Why are eggs fried (over-)easy while boiled soft? I looked for etymological clues on the phrase "over-easy", but could find one. In both frying and boiling, fully cooked eggs are hard in the sense of stiffness, not of difficulty, so I can't understand where the easiness is coming from.


1 Answer 1


In both frying and boiling, fully cooked eggs are hard in the sense of stiffness . . .

No, this is not true.

When frying eggs, easy and hard are flat adverbs referring to how gently (or not) you flip the eggs.

"I want my eggs over-easy."
→ "Be gentle with my eggs. Flip them easy.

In other words, flip the eggs in such a way that the egg yolks don't break. (Whether or not the egg yolks ooze when cut into after the eggs have been served depends on how long they have been fried after having been flipped. Normally, an oozing yolk is the intended result—but it doesn't have to be.)

"I want my eggs over-hard."
→ "Be aggressive with my eggs. Flip them hard.

In other words, flip the eggs in such a way that the egg yolks do break. (There should never be runny yolks when the eggs are served. The yolks will have spread out into the whites when cooked.) Sometimes, people will deliberately break the egg yolks before the eggs are flipped in order to accomplish the same effect. (Breaking an egg on flipping it is not actually simple.)

The description is one that describes the way in which they are flipped over. (Hence, the over- prefix.)

Note that a sunny side up egg is one that is fried but never flipped at all.

When boiling eggs, easy and hard are adjectives that describe the texture of the result. As you say, the words describe the stiffness (generally of the yolk).

Boiled eggs are neither over-easy nor over-hard. They are not flipped over at all. They are simply soft or hard as a result of the cooking time.

  • Today I learned something new. Not having ever ordered fried eggs in a restaurant, it's never on Italian menus, I had always thought that "over-hard" meant cook the unbroken yolks until they are firm (hard). And "over-easy" meant the soft yolks should be easy to break.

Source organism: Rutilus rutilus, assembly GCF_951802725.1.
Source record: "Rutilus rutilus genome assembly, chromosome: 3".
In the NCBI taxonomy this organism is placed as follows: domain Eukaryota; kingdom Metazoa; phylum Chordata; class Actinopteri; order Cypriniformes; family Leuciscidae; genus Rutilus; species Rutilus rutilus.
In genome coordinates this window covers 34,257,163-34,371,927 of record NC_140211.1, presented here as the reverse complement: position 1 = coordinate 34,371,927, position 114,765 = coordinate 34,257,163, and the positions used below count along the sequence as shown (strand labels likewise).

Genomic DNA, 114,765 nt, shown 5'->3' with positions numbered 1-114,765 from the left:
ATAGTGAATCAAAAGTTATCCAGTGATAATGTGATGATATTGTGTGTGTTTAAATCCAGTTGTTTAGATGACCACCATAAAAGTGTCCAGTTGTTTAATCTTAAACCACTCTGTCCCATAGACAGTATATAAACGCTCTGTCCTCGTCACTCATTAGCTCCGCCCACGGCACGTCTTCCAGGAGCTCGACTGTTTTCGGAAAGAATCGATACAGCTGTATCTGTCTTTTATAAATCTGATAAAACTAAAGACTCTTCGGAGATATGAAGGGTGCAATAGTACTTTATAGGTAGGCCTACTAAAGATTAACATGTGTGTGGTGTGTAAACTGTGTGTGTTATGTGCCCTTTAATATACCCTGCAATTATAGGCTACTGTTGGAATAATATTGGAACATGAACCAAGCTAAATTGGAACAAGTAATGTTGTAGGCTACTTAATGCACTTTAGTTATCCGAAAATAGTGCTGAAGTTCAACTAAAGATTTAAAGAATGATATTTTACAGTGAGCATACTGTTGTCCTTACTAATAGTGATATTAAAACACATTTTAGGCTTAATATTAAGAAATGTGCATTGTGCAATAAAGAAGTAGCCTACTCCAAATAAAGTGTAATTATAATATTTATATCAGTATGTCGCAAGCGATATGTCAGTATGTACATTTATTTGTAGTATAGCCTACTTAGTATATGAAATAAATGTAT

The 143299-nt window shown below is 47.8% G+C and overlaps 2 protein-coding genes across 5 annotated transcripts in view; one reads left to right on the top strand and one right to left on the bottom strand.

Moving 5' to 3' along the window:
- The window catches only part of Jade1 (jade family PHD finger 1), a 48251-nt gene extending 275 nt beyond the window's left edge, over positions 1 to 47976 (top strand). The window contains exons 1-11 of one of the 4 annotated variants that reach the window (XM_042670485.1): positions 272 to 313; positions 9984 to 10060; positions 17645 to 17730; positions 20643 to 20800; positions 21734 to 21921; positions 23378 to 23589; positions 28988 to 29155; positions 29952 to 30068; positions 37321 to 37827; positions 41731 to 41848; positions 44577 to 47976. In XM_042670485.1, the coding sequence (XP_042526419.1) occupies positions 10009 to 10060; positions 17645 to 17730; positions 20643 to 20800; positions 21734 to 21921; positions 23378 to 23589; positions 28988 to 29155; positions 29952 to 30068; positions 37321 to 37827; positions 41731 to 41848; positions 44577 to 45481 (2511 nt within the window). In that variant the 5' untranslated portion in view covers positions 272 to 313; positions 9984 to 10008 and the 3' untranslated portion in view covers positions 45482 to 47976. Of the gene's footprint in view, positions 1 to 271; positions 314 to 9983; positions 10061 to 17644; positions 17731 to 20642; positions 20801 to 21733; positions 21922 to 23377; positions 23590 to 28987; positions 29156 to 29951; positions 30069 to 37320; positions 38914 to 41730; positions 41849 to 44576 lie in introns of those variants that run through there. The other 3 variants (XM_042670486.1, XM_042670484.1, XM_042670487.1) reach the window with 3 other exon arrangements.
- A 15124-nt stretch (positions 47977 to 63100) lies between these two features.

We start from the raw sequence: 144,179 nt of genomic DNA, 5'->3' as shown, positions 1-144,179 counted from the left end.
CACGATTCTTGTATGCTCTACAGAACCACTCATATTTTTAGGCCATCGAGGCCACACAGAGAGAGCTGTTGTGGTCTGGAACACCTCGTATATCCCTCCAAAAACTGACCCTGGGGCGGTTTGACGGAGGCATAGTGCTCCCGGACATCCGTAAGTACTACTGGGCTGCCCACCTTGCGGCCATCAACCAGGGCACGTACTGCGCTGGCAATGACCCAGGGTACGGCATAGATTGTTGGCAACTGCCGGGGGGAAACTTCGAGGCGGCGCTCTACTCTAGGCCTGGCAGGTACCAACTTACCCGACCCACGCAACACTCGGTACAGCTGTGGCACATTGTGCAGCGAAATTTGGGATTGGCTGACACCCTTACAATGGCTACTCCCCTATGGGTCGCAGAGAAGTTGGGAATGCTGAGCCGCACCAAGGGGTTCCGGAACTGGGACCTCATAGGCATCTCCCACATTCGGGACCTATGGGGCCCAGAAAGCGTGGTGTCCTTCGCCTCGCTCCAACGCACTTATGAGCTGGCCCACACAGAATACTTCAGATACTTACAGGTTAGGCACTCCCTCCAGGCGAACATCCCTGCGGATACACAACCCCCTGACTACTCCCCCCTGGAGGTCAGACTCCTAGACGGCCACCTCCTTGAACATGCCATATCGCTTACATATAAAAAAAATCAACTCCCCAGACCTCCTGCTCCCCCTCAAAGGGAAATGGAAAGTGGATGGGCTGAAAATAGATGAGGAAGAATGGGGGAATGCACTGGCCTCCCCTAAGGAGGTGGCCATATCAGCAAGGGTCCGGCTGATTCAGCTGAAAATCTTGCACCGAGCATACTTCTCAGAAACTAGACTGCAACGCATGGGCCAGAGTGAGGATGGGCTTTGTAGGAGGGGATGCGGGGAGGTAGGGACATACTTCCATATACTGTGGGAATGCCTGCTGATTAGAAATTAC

– Mari-Lou A
    Apr 18, 2019 at 6:58
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    A reference would be extra nice though.
    – Mari-Lou A
    Apr 18, 2019 at 6:59
  • I learnt something new as well – I never actually knew what the difference is between the two. Like Mari-Lou, I’ve never ordered fried eggs in a restaurant (and when I make them myself, they tend to become what I suspect most people will just call over, full stop). I didn’t even realise there were more conventionally distinct ways than sunny side up and flipped over! Apr 18, 2019 at 11:09
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    See Gimme Some Oven: How to Make Fried Eggs. As a former professional (I had to make money while at university), I'd say it's mostly correct. It also links to correct ways to boil eggs (poach, soft-boil, hard-boil). It goes a little bit wrong with over-hard, in that professionally, to save time, we broke the egg yolks; it also fails to mention that most commercial breakfast cooks set the grill or the egg-pan burner--what I used--temperatures too high, and so do not properly cook the egg-whites for over-easy and over-medium.
    – JEL
    Apr 18, 2019 at 18:49
  • 1
    @JEL Frying eggs at home, I've discovered it's best to use low heat and cover the frying pan. Apr 18, 2019 at 18:54

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